Emilie Olsen, 13, was a straight-A student who had an impeccable attendance record at school. She had a penchant for horses and loved to play volleyball. A family friend said she had "a sweet spirit" about her, but on December 11, 2014, the 13-year-old shot herself. It was a tragedy that shook Fairfield, Ohio, where she lived with her parents, Marc and Cindy Olsen. Her parents had adopted her from China when she was just 9-months-old.
According to the Washington Post, Emilie's parents talked about the relentless bullying their daughter suffered at school. The Olsens were pained that their doting daughter ended her life rather than continue to face the cruelty, but they are even more disappointed because it was something that could have been prevented by officials at her school -- Fairfield Intermediate and Middle School.
These allegations were made in an 82-page lawsuit filed by the Olsens. The federal lawsuit has been filed against the Fairfield City School District, a range of administrators, and Emilie's suspected bullies. In the wake of the allegations, defendants Paul Otten, a Fairfield City Schools Superintendent, and Lincoln Butts, a Fairfield Middle School Principal, have both left their positions.The lawsuit contends that Emilie had to put up with discrimination about her race and alleged sexual orientation. The lawsuit went on to assert that school officials were aware of what was happening but refused to take action against the abuse being meted out to the young girl. According to the detailed lawsuit, the abuse started in the fifth grade when Emilie began wearing cowboy boots and camouflage-patterned clothing. Her dress sense prompted jeers and taunts from her classmates who said she was "fake country" because "Chinese people don't wear camo."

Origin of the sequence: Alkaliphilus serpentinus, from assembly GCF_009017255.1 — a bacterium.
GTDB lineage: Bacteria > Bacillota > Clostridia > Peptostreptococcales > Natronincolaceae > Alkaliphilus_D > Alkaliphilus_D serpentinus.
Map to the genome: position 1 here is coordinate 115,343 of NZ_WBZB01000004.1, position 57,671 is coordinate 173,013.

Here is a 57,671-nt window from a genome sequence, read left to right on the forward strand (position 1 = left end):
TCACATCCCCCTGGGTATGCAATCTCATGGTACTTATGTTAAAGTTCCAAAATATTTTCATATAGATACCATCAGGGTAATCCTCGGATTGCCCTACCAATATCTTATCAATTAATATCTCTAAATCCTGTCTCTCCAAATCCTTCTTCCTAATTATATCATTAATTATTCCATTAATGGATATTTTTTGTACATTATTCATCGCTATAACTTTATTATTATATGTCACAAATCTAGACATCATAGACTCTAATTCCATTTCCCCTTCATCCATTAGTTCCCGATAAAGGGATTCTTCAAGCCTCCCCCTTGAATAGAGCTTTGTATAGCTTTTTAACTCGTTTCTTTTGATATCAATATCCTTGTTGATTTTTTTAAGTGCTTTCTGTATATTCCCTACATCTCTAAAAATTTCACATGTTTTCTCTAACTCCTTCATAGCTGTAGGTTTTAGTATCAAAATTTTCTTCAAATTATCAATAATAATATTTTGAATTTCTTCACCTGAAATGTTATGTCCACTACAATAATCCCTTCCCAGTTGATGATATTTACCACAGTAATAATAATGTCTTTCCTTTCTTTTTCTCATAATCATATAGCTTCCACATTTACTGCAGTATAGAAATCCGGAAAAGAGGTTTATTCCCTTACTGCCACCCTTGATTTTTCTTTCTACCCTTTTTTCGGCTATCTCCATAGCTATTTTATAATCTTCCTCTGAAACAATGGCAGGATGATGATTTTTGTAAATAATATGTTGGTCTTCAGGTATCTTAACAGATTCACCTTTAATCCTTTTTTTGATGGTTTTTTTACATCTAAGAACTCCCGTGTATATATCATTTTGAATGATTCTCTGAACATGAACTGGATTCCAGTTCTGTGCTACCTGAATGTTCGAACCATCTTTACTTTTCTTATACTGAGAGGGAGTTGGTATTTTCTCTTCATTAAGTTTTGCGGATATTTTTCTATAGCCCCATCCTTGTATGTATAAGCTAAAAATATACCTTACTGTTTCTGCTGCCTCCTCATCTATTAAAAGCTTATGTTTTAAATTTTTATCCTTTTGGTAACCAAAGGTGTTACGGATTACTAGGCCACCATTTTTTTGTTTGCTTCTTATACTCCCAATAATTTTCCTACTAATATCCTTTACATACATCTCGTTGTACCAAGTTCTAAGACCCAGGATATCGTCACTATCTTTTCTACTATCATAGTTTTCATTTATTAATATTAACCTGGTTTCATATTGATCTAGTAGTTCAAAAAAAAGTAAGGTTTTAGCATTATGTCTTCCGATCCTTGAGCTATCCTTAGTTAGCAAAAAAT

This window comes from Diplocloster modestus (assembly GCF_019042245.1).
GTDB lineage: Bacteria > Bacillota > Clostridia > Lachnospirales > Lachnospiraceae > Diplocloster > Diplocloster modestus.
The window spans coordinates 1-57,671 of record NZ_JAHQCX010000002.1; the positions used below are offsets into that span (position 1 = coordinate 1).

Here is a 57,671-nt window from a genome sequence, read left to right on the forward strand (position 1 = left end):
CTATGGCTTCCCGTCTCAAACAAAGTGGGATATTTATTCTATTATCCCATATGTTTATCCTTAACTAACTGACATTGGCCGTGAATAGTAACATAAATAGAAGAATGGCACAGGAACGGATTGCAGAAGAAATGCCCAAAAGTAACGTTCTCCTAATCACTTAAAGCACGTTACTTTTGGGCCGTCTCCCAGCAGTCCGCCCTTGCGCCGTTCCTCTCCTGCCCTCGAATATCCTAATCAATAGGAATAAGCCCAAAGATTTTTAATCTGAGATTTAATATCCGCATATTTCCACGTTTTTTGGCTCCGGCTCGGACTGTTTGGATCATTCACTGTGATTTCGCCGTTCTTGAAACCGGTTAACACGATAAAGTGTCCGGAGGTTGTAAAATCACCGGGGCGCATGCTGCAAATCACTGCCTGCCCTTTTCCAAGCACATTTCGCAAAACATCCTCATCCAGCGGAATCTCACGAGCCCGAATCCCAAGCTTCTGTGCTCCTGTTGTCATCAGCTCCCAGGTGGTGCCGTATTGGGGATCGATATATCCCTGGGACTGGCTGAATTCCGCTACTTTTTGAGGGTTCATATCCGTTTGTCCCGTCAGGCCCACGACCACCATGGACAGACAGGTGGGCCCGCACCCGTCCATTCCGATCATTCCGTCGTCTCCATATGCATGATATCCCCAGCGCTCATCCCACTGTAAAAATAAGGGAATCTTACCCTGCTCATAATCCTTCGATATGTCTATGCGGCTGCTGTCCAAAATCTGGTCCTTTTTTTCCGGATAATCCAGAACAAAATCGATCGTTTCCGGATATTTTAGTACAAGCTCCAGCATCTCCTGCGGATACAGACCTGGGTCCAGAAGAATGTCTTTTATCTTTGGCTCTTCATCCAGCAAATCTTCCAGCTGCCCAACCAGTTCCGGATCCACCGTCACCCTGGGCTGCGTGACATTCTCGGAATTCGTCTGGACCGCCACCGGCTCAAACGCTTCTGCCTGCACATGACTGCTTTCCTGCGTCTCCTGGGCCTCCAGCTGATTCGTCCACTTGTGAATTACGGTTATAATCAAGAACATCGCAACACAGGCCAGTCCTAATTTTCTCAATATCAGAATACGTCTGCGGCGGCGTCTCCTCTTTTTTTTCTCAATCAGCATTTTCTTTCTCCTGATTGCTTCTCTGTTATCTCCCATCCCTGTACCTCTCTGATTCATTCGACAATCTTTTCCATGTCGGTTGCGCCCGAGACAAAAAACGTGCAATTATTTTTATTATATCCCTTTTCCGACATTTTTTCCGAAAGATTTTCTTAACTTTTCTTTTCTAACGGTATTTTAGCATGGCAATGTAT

When Emilie entered the sixth grade, things got worse. She was heckled on social media and even had a fake Instagram account called "Emilie Olsen is Gay" dedicated to posting mean and wicked messages about her. Many more social media accounts surfaced devoted to ridiculing the young girl and making derogatory remarks about her. A classmate had allegedly even followed her to the bathroom one day and offered her a razor, telling her to "end her life." Another day, a fight had broken out after a student slapped Emilie in the face. A teacher broke up the fight but did not lodge any report, instead telling the students to get back to work.Marc Olsen, in an e-mail written to the school's assistant principal after learning about the fight, had cautioned, "I have a bad feeling that if nothing is done then this has the possibility to escalate into something worse."
The worried father subsequently received a phone from one of the principals who said they "were going to take care of the situation." The bullying intensified in the seventh grade, and by then, Emilie had begun to express suicidal thoughts and self-mutilate herself. Again, the Olsens expressed their concerns but were told by the school that their daughter "needed to buckle down" even though she told administrators that she was scared to return to school.
Physical abusive messages began to appear on walls and stalls in the school bathrooms. According to a complaint, they were in "easily observable" locations and could not have been missed by anyone, including the school authorities. They were never acknowledged, and administrators didn't remove them in a timely manner. Emilie became withdrawn, her school work began to suffer, and her grades plummeted. In a personality quiz, she described herself as "crying, depressing, yelling and screaming and going into a trance." Her internet search history revealed growing despair and a cry for help.On December 1, 2014, in a message to a friend, she said "It hurts when you have to explain yourself to people you don't know or like. You feel them judging you, staring at you, talking about you, and I've made up my mind. I wanna die."
Emilie shot herself less than two weeks later with her father's gun.
A jury trial is slated for 2018.
[Image via CristinaMuraca/Shutterstock.com]